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Forest residents, forest life

The forest is home to a variety of animals although they are often difficult to find so you need to observe carefully and search for clues.

Look around you and you will notice that the nature of the forest has changed. The dark, wrinkled trunks of the ironbark have been replaced by the straight, white, yellow or grey smooth barked Mountain Grey Gum. Ironbarks which can grow to 65 metres. These majestic trees can provide a home and food for one of Australia’s favourite animals – the Koala. The leaves of these trees are low in nutritional and energy content and as a result koalas spend most of the day asleep so you will need to look carefully.

You may surprise a Black or Swamp Wallaby browsing the shrubs and other vegetation. The Black Wallaby has a distinctive grey coat and dark brown to black back with a yellow to orange chest.

On the forest floor you might see the distinctive diggings of the egg laying short beaked Echidna, one of four Echidna species found in Australia. The diggings indicate where they have been using their sharp front claws to find ants and termites which it catches using its distinctive snout and specialised tongue. If you see an Echidna, it is likely to curl into a ball and protect itself with its sharp spines. Stand quietly and watch as it sniffs the air with its snout to check if it can uncurl and continue its search for food.

Even at night the forest will surprise you with its sights and distinctive sounds. Brushtail and Ringtail possums, which you may recognise from your own garden or city park, can be found here as can their rarer relatives the yellow belly and sugar glider. These possums can glide through the air as a result of their gliding membranes which stretch from their forelegs to hindlegs. The ability of these nocturnal, gregarious, tree dwelling animals to glide allows them to both reach food and evade predators such as the Powerful Owl which also inhabits the forest.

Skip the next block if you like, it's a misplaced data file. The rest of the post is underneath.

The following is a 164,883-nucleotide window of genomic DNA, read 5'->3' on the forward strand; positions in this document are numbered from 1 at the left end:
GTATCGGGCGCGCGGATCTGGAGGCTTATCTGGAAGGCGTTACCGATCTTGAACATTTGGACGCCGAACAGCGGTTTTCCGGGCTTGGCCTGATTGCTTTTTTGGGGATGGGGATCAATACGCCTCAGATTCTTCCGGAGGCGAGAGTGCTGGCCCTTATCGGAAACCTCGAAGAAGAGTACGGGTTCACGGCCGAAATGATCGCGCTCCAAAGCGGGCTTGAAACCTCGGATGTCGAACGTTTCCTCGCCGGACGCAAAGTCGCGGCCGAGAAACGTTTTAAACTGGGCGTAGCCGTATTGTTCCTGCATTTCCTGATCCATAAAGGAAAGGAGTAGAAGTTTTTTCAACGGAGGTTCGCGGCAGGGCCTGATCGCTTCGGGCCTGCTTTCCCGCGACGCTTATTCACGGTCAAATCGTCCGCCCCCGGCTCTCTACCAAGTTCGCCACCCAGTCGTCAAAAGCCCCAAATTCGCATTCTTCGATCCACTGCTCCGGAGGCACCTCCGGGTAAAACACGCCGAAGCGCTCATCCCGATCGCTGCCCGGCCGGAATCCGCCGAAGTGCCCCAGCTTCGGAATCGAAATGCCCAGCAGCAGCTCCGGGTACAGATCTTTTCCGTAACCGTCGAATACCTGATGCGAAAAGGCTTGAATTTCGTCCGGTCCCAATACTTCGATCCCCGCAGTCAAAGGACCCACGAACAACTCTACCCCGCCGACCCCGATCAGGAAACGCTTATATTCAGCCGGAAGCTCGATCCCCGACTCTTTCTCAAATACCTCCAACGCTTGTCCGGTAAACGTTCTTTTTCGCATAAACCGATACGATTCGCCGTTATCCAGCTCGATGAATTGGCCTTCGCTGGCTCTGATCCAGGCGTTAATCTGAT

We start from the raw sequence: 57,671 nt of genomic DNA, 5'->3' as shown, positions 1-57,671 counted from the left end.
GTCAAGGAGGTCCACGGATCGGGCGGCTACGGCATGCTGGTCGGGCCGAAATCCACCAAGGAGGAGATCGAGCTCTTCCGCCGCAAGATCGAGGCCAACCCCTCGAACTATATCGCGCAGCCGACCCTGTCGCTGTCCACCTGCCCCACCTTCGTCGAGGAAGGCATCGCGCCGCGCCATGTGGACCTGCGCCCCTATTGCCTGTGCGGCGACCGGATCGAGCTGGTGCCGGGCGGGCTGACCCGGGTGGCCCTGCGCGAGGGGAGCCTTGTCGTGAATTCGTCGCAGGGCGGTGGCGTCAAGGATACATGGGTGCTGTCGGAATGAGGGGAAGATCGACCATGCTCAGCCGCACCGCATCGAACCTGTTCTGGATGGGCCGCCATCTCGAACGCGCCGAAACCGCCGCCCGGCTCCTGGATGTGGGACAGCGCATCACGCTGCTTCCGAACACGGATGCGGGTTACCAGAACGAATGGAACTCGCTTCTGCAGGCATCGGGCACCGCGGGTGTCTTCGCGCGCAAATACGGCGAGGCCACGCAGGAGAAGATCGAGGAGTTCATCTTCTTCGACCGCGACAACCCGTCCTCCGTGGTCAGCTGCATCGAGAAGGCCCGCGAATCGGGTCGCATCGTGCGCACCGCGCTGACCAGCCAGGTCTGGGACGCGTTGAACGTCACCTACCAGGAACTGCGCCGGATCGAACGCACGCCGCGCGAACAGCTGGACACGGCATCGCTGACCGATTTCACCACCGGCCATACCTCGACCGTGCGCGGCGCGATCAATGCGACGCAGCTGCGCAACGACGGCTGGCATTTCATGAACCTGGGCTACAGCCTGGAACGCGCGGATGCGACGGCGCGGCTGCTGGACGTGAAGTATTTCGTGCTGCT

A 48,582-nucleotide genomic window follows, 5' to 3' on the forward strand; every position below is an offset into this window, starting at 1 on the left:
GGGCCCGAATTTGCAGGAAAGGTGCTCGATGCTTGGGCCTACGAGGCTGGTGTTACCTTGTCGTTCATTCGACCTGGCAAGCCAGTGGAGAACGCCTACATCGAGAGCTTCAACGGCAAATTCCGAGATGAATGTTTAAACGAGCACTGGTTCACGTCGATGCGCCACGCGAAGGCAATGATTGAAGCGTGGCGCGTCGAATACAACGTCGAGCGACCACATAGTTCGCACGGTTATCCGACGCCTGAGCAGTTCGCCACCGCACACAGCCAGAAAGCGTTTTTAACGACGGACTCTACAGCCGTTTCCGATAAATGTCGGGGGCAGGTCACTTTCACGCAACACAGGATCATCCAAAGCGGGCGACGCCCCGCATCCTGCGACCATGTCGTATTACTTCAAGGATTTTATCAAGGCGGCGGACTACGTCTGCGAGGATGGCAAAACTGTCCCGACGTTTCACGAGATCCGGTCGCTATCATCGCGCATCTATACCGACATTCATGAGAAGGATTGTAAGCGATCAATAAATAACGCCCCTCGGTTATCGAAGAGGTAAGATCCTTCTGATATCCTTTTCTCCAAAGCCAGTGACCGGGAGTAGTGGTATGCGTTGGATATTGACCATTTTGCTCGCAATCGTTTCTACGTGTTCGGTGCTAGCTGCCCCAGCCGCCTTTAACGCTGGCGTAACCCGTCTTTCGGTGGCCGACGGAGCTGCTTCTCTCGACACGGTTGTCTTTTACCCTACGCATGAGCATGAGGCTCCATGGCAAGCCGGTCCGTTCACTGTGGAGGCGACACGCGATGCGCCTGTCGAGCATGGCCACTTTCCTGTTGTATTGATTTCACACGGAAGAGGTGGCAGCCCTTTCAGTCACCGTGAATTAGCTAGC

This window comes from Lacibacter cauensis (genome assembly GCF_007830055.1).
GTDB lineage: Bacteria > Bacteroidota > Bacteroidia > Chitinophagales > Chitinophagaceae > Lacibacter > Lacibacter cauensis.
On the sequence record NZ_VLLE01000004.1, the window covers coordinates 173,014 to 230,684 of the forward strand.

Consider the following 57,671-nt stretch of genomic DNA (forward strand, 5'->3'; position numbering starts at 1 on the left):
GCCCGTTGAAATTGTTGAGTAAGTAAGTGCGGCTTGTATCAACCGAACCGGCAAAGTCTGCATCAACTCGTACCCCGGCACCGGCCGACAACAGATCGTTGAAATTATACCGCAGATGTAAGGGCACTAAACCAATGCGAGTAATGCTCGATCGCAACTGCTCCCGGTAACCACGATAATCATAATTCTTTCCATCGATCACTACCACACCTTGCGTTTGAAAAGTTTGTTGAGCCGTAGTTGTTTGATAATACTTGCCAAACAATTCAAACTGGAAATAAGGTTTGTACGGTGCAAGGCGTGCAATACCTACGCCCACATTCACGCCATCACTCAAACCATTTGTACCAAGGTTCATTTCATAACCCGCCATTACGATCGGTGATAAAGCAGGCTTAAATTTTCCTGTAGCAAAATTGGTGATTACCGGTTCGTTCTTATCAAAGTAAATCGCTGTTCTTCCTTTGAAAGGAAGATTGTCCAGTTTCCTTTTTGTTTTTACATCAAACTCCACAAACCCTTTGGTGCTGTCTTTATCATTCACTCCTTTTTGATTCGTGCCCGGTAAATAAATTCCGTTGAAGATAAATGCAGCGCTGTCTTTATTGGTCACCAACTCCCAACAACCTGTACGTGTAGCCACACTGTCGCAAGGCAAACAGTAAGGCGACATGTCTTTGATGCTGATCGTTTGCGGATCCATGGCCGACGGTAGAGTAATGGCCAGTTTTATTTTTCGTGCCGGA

You may well hear rather than see the Yellow-bellied as a result of its highly distinctive call and if you look carefully, you may well see V-shaped cuts on the trunks of some trees where they feed on the energy rich sap.

Australia’s remarkable forest residents are here if you look carefully for the signs of forest life!

Bird Calls
Australian Owlet-nightjar
White-eared Honeyeater
White-throated Treecreeper
Australian Owlet-nightjar (Recording by Marc Anderson, CC BY); White-eared Honeyeater (Recording by Marc Anderson, CC BY); White-throated Treecreeper (Recording by Marc Anderson, CC BY)
Check Out Fauna & Flora Below
Swamp Wallaby (Photo by Mark Norman, CC BY)
Mountain Grey Gum (tree) (Photo by Margaret MacDonald)
Koala (stretching up) (Photo by David Paul, CC BY)
Prickly Moses (Photo by DavidFrancis34, CC BY)
Common Brushtail Possum (Photo by Ian R McCann, CC BY)
Mountain Grey Gum (bark) (Photo by Poyt448)
Ringtail Possum (Photo by John Lenagan)
Echidna diggings (Photo by Rod Brooks)
Powerful Owl with kill (Photo by Moonlight0551, CC BY)
Echidna (Photo by PCTRS)
Ironbark (bark) (Photo by Ethel Aardvark, CC BY)
Koala (Photo by Keith McLean)
Koala (Photo by Peter Crowcroft)
Yellow-bellied Glider (Photo by Keith McLean)
Sugar Glider (Photo by Keith McLean)
Interpretive Signs

You can scan the QR code at each of the following interpretive signs to learn more about the plants and wildlife in this area: